These things can all be upgraded but by the time we’d completed the main campaign (which took around 14 hours by the way), we were still on our starting guns with relics and mods still having a pretty small effect. And that was with us looking in every corner of every map and grabbing any resources we could.
It’s a shame that the looting isn’t more compelling as that would have driven the addictiveness up but the core gameplay is still good enough for the game to be a very positive experience. And what we really liked was how well the challenge flowed from area to area. Enemies level up with you, so pretty much you’re never bossing an area regardless of your upgrades, but it all seemed to be a nicely balanced difficulty curve with each new area providing a good challenge and bosses being impressive, fearsome but ultimately beatable with the right tactics. Indeed, for the most part, the bosses were a real highlight of the game being fun to play, varied and standing out as memorable encounters in a way that we’ve not seen since Resident Evil 4.
That is until a point. The final boss, a charming little encounter with a being called Annihilation. The last area of the game is certainly a bit of a step up in difficulty compared to the progress leading up to it but we were doing well and then we met this guy. An airborne boss, Annihilation is tough to hit (and indeed tricky to keep tabs on the position of) and deals huge damage from some very hard hitting attacks. My glass cannon build definitely struggled but even Gareth, a veteran of many a Souls-like title, was having a hard time.
Anyway, after a few miserable attempts we finally beat him. Except we didn’t. For the first time in the game, this boss actually had a second form. And this form is a son of bitch. The battle switches the perspective and setting multiple times, turns everything black and red, puts glitchy visual effects all over the screen (see below), ups the ante with laser orbs that rinse you, makes healing each other impossible and is just generally the least fun boss experience we’ve had since the final boss rush section in Final Fight: Streetwise. Combine that with the fact that our L1 healing action was only working about 25% of the time that we tried to use it and it was a recipe for disaster.
Hours of failed attempts, futile searches on YouTube for guidance, pitiful attempts to use consumables and improve our builds all made no impact as we ate mouthfuls of total shit from this boss across two evening sessions. Eventually, it looked like the answer was to try again with the Technician class. However, we hadn’t unlocked that one. It turned out that we had to go back to N’Erud and find an item to unlock him. The item, it turned out, was in a secret area behind to vomit-inducing poison fog. Completely unintuitive and something you’d only find out by Googling but fine, we went back, replayed much of that area, got the item and went back to the boss fight after an hour or two and then went right back to getting our arses handed to us.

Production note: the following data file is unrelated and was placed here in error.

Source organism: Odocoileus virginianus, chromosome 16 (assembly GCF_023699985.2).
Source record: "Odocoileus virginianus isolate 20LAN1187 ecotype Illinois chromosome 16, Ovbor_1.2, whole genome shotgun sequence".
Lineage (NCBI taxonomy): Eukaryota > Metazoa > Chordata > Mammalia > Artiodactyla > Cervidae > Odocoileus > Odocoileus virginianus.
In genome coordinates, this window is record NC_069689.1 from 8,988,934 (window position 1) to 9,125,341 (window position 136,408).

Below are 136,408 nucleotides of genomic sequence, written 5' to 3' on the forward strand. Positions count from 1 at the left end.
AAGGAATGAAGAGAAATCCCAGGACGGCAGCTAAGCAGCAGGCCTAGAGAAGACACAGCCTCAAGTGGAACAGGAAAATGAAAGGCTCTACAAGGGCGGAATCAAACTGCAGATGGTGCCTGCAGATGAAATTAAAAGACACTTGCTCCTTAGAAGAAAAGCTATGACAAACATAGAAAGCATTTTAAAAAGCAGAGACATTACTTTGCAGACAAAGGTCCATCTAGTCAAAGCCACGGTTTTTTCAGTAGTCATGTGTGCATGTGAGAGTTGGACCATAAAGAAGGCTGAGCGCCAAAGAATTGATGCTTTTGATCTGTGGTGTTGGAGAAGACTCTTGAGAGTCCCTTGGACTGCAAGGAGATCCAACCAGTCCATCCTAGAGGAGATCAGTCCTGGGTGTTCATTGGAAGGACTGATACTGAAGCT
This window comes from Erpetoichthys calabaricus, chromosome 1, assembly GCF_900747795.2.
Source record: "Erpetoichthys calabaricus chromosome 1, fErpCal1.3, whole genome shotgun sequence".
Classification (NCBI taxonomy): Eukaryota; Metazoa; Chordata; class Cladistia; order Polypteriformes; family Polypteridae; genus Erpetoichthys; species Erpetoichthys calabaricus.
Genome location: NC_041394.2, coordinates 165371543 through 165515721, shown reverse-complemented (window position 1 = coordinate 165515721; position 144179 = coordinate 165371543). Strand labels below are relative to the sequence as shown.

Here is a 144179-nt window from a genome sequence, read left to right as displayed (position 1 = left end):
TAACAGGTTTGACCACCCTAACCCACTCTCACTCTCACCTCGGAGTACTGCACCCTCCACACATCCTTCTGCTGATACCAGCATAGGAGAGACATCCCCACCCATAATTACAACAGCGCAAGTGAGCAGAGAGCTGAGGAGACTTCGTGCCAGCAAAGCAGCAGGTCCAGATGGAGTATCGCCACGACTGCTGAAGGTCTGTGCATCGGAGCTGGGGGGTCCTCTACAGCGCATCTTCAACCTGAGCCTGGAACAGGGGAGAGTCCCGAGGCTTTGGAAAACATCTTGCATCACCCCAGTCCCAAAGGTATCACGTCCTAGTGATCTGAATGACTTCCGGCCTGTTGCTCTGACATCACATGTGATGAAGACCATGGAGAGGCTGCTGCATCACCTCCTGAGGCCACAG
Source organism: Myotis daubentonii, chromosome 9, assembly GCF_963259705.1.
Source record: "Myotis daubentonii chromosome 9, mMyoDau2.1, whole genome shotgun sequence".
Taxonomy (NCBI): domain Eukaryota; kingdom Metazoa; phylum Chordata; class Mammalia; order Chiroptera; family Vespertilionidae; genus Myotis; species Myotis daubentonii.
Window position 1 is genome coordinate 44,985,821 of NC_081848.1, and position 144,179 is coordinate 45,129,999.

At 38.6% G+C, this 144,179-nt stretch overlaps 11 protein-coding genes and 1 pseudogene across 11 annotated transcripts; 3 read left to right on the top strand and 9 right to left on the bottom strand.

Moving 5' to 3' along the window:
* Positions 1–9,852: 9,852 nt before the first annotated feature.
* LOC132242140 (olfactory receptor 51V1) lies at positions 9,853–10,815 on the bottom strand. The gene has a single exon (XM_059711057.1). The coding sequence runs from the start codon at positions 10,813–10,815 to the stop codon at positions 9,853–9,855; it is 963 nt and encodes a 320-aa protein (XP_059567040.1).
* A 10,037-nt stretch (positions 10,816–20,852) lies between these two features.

Even now I can’t tell you exactly how we beat him. The Technician’s turret helped a little but wasn’t a game changer. From my experience my L1 heals popped off a little better than before, my evade dodges were a bit more successful (even though I found the visual mess and the audio cues barely helpful in reading the boss) and I managed to squeeze off all my ammo before dying another peasant’s death. Although for fun the battle also has a third phase but thankfully this part was easy enough for us to clear it first go.
While that victory was one of the most adrenaline-enducing, dopamine-drenching experiences of my gaming life, it was also what the Dagestanis might refer to as ‘number one bullshit’ and honestly before that victory this game had gone done in my head from an 8 to a 6. Sure, it’s back to an 8 but, be warned, expect misery at that point. 99% of posts about it on the internet complain about the boss. The other 1% are those pricks who say ‘I don’t see a problem. This was easy.’ Yeah whatever, buddy.
But now, on the other side of that nightmare, free to replay the earlier areas of the game to find the other bosses and events, we can say that Remnant II succeeds as sequel. The gunplay is the star here, the visuals provide plenty of interest, there’s lots of exploration for people who like to take their time with the game and you can really mess around with all the different Archetypes to build a class that works well for you. If Remnant: From the Ashes was a double-A title, we feel that this game adds that extra A.
+ Impressive visuals
+ Interesting, varied enemies and bosses
+ Lots of scope for build customisation
- Anything but the 'Performance' visual mode turns the game into a juddery mess
- Texture pop-in is quite evident at times
- The loot progression isn't very exciting